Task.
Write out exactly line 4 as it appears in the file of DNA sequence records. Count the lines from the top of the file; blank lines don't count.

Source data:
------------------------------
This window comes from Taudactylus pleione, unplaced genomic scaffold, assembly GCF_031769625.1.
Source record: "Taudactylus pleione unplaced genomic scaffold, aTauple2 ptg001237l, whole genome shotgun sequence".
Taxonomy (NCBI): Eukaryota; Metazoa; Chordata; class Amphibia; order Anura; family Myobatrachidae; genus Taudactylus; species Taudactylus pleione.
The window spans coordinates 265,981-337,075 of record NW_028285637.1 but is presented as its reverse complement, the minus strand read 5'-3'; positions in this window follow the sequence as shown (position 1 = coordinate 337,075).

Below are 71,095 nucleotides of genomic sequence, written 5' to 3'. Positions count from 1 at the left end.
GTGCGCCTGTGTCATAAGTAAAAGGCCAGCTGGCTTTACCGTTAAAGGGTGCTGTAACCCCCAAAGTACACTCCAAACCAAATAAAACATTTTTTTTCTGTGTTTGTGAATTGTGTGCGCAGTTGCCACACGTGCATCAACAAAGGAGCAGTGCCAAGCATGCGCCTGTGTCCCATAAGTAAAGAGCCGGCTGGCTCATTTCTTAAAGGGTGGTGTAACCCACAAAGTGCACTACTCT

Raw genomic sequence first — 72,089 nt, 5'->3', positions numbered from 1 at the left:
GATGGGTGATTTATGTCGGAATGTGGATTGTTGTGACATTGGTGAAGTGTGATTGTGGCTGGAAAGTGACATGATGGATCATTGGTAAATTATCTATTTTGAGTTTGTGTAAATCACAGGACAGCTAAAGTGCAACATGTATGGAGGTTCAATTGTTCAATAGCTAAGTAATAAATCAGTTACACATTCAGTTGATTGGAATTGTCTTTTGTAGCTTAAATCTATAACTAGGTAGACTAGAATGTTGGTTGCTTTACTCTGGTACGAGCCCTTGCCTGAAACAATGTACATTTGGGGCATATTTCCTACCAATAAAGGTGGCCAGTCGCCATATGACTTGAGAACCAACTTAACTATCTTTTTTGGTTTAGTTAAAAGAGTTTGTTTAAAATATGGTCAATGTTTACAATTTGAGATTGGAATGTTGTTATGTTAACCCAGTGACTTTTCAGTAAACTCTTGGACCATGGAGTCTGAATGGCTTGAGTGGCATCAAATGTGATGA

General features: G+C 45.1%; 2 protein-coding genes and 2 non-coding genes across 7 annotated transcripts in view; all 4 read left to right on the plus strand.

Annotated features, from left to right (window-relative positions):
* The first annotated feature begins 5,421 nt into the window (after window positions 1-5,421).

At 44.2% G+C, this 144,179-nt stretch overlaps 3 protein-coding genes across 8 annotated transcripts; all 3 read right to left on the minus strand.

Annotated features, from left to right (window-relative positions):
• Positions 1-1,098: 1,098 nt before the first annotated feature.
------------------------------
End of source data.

The window spans coordinates 265,981-337,075 of record NW_028285637.1 but is presented as its reverse complement, the minus strand read 5'-3'; positions in this window follow the sequence as shown (position 1 = coordinate 337,075).